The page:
Case Study – From The Tempered Date Vs The Date Of Discovery
When does the limitation period start to run for a meter tampering case? Is it when TNB discovers that a company/ individual has tampered with their electrical meter or when, for example, the company/ individual denies liability? This matter was discussed in multiple cases. We will briefly look at this issue, based on the recent Federal Court case of Tenaga Nasional Berhad v Evergrowth Aquaculture Sdn Bhd & Ors.
Brief facts of the case
TNB, an electricity provider and supplier of electricity to Evergrowth, entered Evergrowth premises one fine day at 5 in the morning to conduct an inspection on Evergrowth premises. In the course of the inspection, TNB claimed to have discovered tampering of the electricity meter, and the actual usage of electricity at the premises cannot be recorded. They duly lodged a report and demanded the shortfall (‘back billing’) as well as the expenses incurred in conducting the pre-dawn operation.
TNB also initiated a suit in the High Court against Evergrowth for the shortfall that is due to them (after Evergrowth refused to pay them the shortfall). Evergrowth filed a counterclaim, claiming that TNB’s servants had trespassed onto the defendant’s premises and had assaulted the Evergrowth’s workers causing injuries to them such that one of them had damaged his hearing.
This case was heard all the way to the Federal Court.
One of the contentions between the parties (amongst many others) is whether limitation under section 6 of the Limitation Act starts to run from the date the meter was alleged to have been first tampered with or from the date where meter tampering was alleged to have been discovered.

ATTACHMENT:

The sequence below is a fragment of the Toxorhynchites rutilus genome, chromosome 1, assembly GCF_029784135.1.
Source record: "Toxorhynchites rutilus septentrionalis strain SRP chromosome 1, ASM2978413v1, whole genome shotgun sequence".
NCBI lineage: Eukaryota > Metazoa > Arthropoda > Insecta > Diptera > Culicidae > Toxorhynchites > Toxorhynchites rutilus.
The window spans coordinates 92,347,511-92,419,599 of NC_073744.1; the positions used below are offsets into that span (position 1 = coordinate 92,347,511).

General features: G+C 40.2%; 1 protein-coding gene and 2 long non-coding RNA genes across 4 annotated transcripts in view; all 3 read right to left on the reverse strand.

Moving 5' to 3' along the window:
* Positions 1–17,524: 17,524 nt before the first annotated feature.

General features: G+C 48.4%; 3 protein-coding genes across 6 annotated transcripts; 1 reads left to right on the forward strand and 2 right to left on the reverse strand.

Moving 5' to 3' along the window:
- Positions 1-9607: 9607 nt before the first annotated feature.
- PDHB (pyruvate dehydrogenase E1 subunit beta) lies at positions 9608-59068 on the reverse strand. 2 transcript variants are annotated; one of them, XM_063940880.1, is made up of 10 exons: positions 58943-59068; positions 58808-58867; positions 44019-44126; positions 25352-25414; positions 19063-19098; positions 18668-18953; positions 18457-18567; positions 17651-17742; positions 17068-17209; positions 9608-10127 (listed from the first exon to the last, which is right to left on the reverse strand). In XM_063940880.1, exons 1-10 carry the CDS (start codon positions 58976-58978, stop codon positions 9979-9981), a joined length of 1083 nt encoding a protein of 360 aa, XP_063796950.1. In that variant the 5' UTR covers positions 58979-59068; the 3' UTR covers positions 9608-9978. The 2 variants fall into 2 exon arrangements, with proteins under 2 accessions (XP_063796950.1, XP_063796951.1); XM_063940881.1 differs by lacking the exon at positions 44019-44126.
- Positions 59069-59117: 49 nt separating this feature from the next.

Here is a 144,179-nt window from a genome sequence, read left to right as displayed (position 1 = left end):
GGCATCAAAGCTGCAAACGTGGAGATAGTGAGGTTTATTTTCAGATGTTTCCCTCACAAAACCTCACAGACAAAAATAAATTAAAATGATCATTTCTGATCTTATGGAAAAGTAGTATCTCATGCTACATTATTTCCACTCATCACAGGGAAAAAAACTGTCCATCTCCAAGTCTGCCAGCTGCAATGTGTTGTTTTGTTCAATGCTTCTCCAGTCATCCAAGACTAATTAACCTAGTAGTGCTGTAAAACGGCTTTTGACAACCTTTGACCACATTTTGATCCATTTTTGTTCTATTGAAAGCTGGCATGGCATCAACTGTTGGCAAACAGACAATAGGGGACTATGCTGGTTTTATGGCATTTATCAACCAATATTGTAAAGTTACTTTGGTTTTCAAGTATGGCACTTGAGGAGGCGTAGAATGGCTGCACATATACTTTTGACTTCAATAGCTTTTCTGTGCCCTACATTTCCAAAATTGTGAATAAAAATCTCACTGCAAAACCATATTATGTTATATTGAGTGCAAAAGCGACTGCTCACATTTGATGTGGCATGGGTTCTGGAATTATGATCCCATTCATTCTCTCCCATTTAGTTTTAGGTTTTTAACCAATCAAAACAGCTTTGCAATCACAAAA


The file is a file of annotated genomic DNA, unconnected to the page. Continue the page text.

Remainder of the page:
What is the general law on limitation?
Section 6 (1)(a) of the Act states:
“i. Save as hereinafter provided the following actions shall not be brought after the expiration of six years from the date on which the cause of action accrued, that is to say–
- actions founded on a contract or on tort;
- actions to enforce a recognizance;
- actions to enforce an award; and
- actions to recover any sum recoverable by virtue of any written law other than a penalty for forfeiture or of a sum by way of penalty or forfeiture.
- An action for an account shall not be brought in respect of any matter which arose more than six years before the commencement of the action.”
So when does the cause of action start to run?
The court noted that the cause of action (in the case of meter tampering) started to run when TNB found the tampered meter. In coming to its decision, the court relied upon the judge’s statement that was made in Pahlawan Sdn Bhd v Tenaga Nasional Berhad where the court said:
“On 14.10.2003, the plaintiff conducted an inspection on the electricity meter at the defendant’s premise. The inspection revealed that the meter was tampered with, thus causing it to fail to record the correct usage of electricity…We held that the cause of action accrued on 14.10.2003 i.e. when the plaintiff found the meter was tampered with, and not on 20.1.2010 when the defendant denied liability…”
In conclusion, limitation starts from when meter tampering was found.
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